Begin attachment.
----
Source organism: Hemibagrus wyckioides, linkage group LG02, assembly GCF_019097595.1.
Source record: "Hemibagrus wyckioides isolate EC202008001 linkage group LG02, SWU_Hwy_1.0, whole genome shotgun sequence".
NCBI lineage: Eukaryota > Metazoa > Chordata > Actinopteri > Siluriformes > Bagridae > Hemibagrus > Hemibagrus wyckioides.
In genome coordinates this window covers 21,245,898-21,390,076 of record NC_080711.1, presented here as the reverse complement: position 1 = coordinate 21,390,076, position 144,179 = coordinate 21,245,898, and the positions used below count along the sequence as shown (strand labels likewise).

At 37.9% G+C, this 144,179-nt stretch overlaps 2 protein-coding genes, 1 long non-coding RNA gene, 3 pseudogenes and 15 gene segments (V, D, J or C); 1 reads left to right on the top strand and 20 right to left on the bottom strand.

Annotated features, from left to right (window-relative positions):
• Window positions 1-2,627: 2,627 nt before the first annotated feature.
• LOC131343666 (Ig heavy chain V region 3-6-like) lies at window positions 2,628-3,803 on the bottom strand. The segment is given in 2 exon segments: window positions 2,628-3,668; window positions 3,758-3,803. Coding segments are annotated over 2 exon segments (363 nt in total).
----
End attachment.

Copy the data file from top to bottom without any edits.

Source organism: Hemibagrus wyckioides, linkage group LG02, assembly GCF_019097595.1.
Source record: "Hemibagrus wyckioides isolate EC202008001 linkage group LG02, SWU_Hwy_1.0, whole genome shotgun sequence".
NCBI lineage: Eukaryota > Metazoa > Chordata > Actinopteri > Siluriformes > Bagridae > Hemibagrus > Hemibagrus wyckioides.
In genome coordinates this window covers 21,245,898-21,390,076 of record NC_080711.1, presented here as the reverse complement: position 1 = coordinate 21,390,076, position 144,179 = coordinate 21,245,898, and the positions used below count along the sequence as shown (strand labels likewise).

At 37.9% G+C, this 144,179-nt stretch overlaps 2 protein-coding genes, 1 long non-coding RNA gene, 3 pseudogenes and 15 gene segments (V, D, J or C); 1 reads left to right on the top strand and 20 right to left on the bottom strand.

Annotated features, from left to right (window-relative positions):
• Window positions 1-2,627: 2,627 nt before the first annotated feature.
• LOC131343666 (Ig heavy chain V region 3-6-like) lies at window positions 2,628-3,803 on the bottom strand. The segment is given in 2 exon segments: window positions 2,628-3,668; window positions 3,758-3,803. Coding segments are annotated over 2 exon segments (363 nt in total).